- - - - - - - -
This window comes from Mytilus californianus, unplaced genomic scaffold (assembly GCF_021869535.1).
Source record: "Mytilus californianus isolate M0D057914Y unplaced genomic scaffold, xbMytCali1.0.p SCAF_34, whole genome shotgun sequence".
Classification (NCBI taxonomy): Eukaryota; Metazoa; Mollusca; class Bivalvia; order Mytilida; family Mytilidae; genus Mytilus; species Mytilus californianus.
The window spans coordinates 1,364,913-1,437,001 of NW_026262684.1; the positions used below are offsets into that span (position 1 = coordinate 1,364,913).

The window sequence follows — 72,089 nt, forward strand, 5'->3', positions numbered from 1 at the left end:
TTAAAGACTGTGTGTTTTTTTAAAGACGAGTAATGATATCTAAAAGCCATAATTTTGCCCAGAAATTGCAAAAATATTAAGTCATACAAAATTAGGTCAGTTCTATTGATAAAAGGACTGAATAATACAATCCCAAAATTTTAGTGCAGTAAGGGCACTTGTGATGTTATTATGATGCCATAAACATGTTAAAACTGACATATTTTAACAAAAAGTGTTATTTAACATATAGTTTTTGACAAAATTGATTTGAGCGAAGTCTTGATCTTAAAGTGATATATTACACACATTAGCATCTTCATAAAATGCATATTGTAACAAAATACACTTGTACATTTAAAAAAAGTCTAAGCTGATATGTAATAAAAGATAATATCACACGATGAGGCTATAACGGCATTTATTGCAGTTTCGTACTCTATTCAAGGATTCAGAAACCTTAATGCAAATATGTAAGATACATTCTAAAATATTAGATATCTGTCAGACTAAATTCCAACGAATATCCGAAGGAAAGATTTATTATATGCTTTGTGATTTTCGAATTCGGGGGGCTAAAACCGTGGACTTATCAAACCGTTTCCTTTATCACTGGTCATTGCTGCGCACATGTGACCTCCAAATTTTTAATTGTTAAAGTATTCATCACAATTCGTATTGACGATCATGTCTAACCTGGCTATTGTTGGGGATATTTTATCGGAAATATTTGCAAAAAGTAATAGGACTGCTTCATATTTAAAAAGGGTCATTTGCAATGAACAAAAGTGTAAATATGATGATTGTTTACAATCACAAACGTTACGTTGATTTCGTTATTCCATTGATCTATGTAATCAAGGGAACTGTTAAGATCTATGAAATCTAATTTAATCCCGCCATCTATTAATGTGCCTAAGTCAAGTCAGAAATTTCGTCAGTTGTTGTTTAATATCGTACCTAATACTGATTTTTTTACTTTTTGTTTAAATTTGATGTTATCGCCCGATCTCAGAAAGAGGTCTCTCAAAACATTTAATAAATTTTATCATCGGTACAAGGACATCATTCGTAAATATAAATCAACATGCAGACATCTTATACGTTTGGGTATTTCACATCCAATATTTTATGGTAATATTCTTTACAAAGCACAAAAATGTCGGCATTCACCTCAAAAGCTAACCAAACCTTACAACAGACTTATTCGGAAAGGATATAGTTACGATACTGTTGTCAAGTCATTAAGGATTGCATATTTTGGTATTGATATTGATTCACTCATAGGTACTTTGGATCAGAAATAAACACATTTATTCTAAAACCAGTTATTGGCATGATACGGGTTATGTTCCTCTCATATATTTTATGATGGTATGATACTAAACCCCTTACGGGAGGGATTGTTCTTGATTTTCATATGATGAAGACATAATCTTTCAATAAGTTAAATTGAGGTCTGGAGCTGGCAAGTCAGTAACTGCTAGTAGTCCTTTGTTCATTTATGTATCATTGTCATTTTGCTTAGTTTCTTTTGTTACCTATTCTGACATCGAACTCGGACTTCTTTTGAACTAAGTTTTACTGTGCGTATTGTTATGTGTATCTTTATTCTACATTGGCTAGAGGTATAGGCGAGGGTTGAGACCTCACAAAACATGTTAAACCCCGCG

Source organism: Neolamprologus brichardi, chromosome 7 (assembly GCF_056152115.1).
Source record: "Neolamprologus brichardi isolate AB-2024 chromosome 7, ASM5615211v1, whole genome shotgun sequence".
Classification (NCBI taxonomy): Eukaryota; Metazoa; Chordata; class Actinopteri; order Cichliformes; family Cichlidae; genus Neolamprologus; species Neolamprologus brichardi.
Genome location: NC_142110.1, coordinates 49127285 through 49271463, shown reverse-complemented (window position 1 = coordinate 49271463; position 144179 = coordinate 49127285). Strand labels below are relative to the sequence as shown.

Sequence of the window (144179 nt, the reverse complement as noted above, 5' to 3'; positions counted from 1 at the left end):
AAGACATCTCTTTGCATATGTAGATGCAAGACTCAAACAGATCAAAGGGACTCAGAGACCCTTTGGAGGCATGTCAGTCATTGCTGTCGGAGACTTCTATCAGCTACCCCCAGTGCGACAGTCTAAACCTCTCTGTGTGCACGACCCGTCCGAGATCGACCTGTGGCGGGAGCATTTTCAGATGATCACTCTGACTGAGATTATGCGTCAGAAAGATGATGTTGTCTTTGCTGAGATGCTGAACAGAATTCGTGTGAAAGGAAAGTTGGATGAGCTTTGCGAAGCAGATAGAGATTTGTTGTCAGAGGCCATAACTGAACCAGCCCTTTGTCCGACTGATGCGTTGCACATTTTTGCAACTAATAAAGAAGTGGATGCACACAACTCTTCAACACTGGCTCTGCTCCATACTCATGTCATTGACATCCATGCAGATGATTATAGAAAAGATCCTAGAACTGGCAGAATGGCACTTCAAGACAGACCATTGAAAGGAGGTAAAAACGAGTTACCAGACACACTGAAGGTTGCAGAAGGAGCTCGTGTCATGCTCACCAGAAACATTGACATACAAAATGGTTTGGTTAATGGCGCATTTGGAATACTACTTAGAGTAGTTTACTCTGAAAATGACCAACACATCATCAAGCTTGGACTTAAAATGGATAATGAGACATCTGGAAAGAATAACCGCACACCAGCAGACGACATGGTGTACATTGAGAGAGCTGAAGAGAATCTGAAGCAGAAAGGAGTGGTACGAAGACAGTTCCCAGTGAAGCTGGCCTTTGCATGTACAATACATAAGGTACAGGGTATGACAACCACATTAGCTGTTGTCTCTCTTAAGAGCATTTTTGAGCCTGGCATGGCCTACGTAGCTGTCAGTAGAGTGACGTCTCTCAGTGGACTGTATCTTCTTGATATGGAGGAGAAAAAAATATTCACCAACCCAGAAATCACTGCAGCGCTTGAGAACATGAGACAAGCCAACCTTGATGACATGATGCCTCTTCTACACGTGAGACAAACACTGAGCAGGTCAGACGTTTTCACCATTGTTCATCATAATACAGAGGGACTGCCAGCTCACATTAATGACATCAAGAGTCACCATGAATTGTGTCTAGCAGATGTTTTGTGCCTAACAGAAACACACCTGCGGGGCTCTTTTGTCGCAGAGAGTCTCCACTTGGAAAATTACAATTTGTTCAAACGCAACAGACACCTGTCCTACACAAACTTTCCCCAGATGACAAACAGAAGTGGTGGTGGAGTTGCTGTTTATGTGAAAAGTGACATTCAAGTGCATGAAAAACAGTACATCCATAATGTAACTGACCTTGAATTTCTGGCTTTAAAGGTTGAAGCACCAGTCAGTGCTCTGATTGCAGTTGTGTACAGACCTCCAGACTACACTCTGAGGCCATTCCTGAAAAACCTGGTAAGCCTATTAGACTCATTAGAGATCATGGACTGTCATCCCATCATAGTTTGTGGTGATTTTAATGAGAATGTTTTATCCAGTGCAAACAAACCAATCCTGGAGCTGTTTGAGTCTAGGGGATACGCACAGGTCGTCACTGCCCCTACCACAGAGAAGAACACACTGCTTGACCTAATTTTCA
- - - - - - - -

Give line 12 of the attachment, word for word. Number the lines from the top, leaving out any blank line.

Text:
AAGACATCTCTTTGCATATGTAGATGCAAGACTCAAACAGATCAAAGGGACTCAGAGACCCTTTGGAGGCATGTCAGTCATTGCTGTCGGAGACTTCTATCAGCTACCCCCAGTGCGACAGTCTAAACCTCTCTGTGTGCACGACCCGTCCGAGATCGACCTGTGGCGGGAGCATTTTCAGATGATCACTCTGACTGAGATTATGCGTCAGAAAGATGATGTTGTCTTTGCTGAGATGCTGAACAGAATTCGTGTGAAAGGAAAGTTGGATGAGCTTTGCGAAGCAGATAGAGATTTGTTGTCAGAGGCCATAACTGAACCAGCCCTTTGTCCGACTGATGCGTTGCACATTTTTGCAACTAATAAAGAAGTGGATGCACACAACTCTTCAACACTGGCTCTGCTCCATACTCATGTCATTGACATCCATGCAGATGATTATAGAAAAGATCCTAGAACTGGCAGAATGGCACTTCAAGACAGACCATTGAAAGGAGGTAAAAACGAGTTACCAGACACACTGAAGGTTGCAGAAGGAGCTCGTGTCATGCTCACCAGAAACATTGACATACAAAATGGTTTGGTTAATGGCGCATTTGGAATACTACTTAGAGTAGTTTACTCTGAAAATGACCAACACATCATCAAGCTTGGACTTAAAATGGATAATGAGACATCTGGAAAGAATAACCGCACACCAGCAGACGACATGGTGTACATTGAGAGAGCTGAAGAGAATCTGAAGCAGAAAGGAGTGGTACGAAGACAGTTCCCAGTGAAGCTGGCCTTTGCATGTACAATACATAAGGTACAGGGTATGACAACCACATTAGCTGTTGTCTCTCTTAAGAGCATTTTTGAGCCTGGCATGGCCTACGTAGCTGTCAGTAGAGTGACGTCTCTCAGTGGACTGTATCTTCTTGATATGGAGGAGAAAAAAATATTCACCAACCCAGAAATCACTGCAGCGCTTGAGAACATGAGACAAGCCAACCTTGATGACATGATGCCTCTTCTACACGTGAGACAAACACTGAGCAGGTCAGACGTTTTCACCATTGTTCATCATAATACAGAGGGACTGCCAGCTCACATTAATGACATCAAGAGTCACCATGAATTGTGTCTAGCAGATGTTTTGTGCCTAACAGAAACACACCTGCGGGGCTCTTTTGTCGCAGAGAGTCTCCACTTGGAAAATTACAATTTGTTCAAACGCAACAGACACCTGTCCTACACAAACTTTCCCCAGATGACAAACAGAAGTGGTGGTGGAGTTGCTGTTTATGTGAAAAGTGACATTCAAGTGCATGAAAAACAGTACATCCATAATGTAACTGACCTTGAATTTCTGGCTTTAAAGGTTGAAGCACCAGTCAGTGCTCTGATTGCAGTTGTGTACAGACCTCCAGACTACACTCTGAGGCCATTCCTGAAAAACCTGGTAAGCCTATTAGACTCATTAGAGATCATGGACTGTCATCCCATCATAGTTTGTGGTGATTTTAATGAGAATGTTTTATCCAGTGCAAACAAACCAATCCTGGAGCTGTTTGAGTCTAGGGGATACGCACAGGTCGTCACTGCCCCTACCACAGAGAAGAACACACTGCTTGACCTAATTTTCA